Chavez triumphs in Venezuela
Since there was no significant opposition, the victory of the Chavista "Bolivarian Revolutionary Movement" candidates for Congress last Sunday was anti-climactic. Not many people will take his victory very seriously, however. As A.M. Mora y Leon, one of the pro-democracy bloggers at publiuspundit.com put it, "WHAT IF THEY GAVE AN ELECTION AND NOBODY CAME?" He witnessed the abysmally low turnout in Caracas, and provided background on the controversy surrounding the government's intended use of fingerprint identification devices. Since there are many documented cases of government opponents facing harrassment and violence, voters had good reason to suspect how such new technology might be used to track them down. In his post-election follow-up report, he relayed the fear and depressed sentiments of many Venezuelan people, now that Chavez has established himself as a virtual dictator. According to observers from the EU, however, the election was fair and square: "For us, there was transparency in the electoral process,' said [Jose] Silva [of Portugal], who oversaw about 160 observers." See CNN.com. Well, there's no reason to cheat if there is no competition, right?
Now that the center-right opposition parties have given up on what remained of the democratic process in Venezuela, the possibilities for an eventual accommodation have narrowed even further. After trying and failing to oust Chavez via a general strike (December 2003-January 2004) and then in a referendum (August 2004), they have basically shut themselves out of the nation's political life. There is an analysis of the opposition movement's future prospects at BBC.com. According to political scientist Margarita Lopez-Maya, "The opposition in Venezuela has committed suicide by boycotting the elections."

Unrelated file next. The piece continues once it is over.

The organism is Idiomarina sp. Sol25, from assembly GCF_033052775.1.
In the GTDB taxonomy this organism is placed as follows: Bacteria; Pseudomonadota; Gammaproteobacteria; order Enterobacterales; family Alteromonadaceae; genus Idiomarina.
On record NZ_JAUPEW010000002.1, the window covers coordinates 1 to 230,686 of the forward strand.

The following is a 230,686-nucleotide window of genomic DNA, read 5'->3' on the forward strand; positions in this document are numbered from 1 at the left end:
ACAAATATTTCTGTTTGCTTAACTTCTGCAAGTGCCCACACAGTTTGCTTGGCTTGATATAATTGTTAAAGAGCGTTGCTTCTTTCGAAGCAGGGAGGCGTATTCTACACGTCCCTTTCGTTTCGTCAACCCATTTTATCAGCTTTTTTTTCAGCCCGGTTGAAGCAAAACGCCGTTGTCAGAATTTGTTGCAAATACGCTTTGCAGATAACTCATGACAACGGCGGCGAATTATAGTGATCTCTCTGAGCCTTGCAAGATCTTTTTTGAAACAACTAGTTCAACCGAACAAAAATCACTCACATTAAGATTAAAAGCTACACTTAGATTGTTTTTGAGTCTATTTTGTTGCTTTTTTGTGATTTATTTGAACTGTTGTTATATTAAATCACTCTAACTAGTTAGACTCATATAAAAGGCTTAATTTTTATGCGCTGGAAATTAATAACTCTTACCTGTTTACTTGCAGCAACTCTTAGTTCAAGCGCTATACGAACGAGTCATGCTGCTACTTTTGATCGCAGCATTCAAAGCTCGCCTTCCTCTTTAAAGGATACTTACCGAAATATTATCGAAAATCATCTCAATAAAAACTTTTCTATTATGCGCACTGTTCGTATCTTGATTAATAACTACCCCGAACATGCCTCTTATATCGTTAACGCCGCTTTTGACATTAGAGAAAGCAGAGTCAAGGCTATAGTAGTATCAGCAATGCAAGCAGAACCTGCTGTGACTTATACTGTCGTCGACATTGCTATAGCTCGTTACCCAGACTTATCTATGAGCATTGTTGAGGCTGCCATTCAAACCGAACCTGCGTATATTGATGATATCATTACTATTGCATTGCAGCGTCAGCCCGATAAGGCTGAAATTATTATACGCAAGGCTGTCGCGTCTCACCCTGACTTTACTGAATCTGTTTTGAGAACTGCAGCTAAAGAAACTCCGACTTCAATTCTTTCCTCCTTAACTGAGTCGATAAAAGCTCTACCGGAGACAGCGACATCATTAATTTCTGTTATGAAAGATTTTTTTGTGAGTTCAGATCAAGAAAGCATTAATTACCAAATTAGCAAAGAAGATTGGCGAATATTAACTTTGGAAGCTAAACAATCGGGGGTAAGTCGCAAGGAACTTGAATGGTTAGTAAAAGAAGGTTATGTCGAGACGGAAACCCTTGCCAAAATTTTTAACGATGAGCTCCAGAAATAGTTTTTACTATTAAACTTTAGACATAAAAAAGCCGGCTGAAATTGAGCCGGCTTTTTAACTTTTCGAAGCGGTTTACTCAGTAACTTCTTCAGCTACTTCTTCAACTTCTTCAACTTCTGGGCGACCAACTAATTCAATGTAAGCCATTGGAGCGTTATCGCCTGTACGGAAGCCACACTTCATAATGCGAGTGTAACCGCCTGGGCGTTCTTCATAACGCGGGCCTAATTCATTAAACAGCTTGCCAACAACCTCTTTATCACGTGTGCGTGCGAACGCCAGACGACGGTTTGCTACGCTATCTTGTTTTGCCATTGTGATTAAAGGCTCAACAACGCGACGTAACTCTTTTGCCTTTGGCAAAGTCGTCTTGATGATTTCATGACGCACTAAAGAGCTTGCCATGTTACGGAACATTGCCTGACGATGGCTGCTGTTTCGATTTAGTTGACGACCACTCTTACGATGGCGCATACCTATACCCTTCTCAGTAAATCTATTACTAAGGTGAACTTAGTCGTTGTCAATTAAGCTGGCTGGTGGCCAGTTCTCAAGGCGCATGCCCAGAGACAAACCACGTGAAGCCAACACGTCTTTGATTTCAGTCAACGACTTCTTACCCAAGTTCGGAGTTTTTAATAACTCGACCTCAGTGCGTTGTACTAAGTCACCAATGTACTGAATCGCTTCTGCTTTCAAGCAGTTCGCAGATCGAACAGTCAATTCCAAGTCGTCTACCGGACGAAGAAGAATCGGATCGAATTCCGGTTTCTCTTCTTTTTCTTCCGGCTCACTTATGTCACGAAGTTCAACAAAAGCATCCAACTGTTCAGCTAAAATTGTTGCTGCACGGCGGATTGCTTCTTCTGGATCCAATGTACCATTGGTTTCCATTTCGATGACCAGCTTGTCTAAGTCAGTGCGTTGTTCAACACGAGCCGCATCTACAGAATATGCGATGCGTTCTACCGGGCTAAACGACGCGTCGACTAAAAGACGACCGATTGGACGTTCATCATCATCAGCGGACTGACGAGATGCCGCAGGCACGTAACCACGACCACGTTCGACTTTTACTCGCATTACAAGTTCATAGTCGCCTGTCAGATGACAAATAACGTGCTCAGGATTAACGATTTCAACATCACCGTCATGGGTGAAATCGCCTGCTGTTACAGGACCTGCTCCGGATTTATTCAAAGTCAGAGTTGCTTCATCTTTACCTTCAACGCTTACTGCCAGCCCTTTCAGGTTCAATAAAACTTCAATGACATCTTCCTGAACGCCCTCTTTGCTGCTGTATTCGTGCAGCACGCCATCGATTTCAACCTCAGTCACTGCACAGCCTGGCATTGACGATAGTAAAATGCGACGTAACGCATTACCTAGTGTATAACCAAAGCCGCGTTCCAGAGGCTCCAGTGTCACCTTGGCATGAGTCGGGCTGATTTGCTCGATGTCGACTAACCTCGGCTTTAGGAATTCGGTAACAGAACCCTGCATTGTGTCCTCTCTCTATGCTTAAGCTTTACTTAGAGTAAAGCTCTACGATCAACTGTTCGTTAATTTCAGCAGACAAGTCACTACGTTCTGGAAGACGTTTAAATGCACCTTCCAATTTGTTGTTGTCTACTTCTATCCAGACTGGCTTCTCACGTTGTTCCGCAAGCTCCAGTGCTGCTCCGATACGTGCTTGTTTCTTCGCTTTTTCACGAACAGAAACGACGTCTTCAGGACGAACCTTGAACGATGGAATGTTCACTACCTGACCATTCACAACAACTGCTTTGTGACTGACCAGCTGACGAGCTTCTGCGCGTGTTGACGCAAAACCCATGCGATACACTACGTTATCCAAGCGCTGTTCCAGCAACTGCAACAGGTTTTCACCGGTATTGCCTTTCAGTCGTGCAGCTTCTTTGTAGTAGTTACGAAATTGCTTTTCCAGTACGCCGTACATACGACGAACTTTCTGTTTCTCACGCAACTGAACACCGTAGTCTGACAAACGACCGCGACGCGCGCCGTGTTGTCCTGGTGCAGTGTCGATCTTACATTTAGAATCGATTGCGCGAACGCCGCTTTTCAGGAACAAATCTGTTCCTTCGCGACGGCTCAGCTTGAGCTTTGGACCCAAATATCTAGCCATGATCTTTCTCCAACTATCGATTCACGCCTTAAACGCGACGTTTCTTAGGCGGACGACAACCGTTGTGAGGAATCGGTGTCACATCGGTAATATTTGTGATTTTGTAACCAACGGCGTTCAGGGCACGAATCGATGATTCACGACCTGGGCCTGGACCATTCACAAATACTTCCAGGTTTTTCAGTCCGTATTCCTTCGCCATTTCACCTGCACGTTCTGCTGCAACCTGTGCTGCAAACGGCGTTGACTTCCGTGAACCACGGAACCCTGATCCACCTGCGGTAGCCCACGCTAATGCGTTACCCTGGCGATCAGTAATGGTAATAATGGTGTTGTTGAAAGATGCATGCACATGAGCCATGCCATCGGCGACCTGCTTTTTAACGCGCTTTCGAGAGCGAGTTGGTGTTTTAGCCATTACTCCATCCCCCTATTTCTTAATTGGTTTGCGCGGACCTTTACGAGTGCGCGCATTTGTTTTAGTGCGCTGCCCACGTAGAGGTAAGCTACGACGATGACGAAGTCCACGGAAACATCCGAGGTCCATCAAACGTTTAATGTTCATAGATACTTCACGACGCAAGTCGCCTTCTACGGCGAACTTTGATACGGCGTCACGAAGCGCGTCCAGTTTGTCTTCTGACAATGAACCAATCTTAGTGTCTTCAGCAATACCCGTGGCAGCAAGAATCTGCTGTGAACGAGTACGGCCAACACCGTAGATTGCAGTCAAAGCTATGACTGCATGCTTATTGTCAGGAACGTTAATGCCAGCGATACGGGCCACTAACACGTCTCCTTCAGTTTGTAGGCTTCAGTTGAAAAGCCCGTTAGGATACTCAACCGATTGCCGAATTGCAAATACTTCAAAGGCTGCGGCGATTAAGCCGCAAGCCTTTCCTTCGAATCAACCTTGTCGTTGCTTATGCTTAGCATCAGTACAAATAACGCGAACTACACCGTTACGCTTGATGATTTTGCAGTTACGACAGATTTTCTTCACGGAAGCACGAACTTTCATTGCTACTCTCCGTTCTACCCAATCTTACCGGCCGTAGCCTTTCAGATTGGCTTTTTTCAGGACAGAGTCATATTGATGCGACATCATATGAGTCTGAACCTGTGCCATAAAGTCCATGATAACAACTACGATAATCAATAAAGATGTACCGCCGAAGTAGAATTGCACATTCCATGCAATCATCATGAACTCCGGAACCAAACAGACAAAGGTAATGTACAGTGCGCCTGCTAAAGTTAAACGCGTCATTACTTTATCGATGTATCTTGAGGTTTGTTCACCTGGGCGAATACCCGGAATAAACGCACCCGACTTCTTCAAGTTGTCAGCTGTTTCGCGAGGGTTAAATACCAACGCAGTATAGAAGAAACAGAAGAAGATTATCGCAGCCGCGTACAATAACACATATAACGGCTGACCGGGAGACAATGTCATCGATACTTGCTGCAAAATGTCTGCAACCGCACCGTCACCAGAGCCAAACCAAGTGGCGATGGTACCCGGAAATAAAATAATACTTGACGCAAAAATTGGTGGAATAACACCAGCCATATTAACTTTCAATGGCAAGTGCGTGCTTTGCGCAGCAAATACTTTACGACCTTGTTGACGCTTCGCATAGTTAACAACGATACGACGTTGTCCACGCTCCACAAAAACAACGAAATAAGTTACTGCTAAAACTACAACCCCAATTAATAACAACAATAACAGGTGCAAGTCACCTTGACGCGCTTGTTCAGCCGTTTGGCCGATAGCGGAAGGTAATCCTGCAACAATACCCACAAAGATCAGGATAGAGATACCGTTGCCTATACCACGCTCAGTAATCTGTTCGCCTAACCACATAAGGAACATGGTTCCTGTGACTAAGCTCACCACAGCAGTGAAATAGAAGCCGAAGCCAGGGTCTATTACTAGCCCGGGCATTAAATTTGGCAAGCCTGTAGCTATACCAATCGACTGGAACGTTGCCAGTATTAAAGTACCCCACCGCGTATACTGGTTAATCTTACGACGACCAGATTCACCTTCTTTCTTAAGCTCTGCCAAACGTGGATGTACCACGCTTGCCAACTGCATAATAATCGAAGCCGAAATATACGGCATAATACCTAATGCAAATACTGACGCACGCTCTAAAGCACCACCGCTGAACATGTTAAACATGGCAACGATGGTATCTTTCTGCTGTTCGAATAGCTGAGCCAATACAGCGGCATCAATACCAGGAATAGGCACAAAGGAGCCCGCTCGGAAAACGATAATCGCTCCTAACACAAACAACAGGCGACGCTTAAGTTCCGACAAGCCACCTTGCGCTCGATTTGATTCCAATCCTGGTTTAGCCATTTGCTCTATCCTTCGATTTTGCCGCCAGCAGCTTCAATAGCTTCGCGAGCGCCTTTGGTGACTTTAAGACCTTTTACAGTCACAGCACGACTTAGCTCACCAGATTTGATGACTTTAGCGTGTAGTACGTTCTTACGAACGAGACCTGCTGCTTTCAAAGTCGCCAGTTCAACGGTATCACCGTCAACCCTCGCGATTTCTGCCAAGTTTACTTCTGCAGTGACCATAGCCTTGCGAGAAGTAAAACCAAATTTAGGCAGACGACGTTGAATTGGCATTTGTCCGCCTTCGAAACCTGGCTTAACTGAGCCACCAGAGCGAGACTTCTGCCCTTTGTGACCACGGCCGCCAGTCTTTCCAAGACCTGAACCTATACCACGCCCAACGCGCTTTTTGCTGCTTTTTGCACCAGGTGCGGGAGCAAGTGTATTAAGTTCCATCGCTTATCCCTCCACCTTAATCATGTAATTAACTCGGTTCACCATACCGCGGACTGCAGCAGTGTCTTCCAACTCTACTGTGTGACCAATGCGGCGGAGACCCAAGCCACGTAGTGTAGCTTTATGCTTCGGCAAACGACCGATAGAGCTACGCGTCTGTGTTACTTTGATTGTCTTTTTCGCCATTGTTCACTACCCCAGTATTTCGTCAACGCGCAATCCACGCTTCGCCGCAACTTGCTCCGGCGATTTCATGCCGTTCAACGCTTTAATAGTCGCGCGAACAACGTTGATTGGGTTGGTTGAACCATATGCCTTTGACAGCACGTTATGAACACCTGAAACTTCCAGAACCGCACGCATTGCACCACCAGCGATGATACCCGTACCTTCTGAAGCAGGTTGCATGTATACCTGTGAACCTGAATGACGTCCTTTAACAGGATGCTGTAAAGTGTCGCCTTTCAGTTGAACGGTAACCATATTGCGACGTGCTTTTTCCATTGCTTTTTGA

In another troubling incident, the government blamed the opposition for an election day explosion that damaged a pipeline that provides more than a third of the oil to the giant Paraguana refining complex.
Election eve in Chile
The presumptive victor in tomorrow's presidential election in Chile, Michelle Bachelet, stands poised to shake her country's traditions to its very roots. She would be the first woman elected president in South America, and is a single mother, in fact. (Isabela Peron succeeded to the top office after her husband Juan died, and a woman briefly held that office in Ecuador a few years ago.) She is an avowed socialist, becoming active in politics under the regime of Salvador Allende, and is an agnostic in a country that has long been culturally conservative. That does not mean she is without faith, however: She declared "I believe in the state." Yikes. See Washington Post. Ricardo Lagos and other left-leaning presidents in recent years have pursued relatively moderate economic policies, being smart enough not to ruin the incredible accomplishments that were brought about under the authoritarian tutelage of dictator Augusto Pinochet. Whether Ms. Bachelet maintains that record is an open question. It will also be interesting to see how she handles the recent martime jurisdiction dispute with Peru.
Talks with rebels in Colombia
President Uribe says his government will begin negotiations with the National Liberation Army (ELN). They are the lesser-known guerrilla movement in Colombia, reputedly less vicious than FARC, and apparently not so deeply enmeshed in the narcotics trade. Their willingness to negotiate may be related to being short on funds. President Uribe ordered the ELN leader Francisco Galan released from prison in September as an olive branch gesture. At least Uribe has stronger credentials than his predecessor Andres Pastrana did, and therefore is more likely to get something in exchange for such concessions. See CNN.com.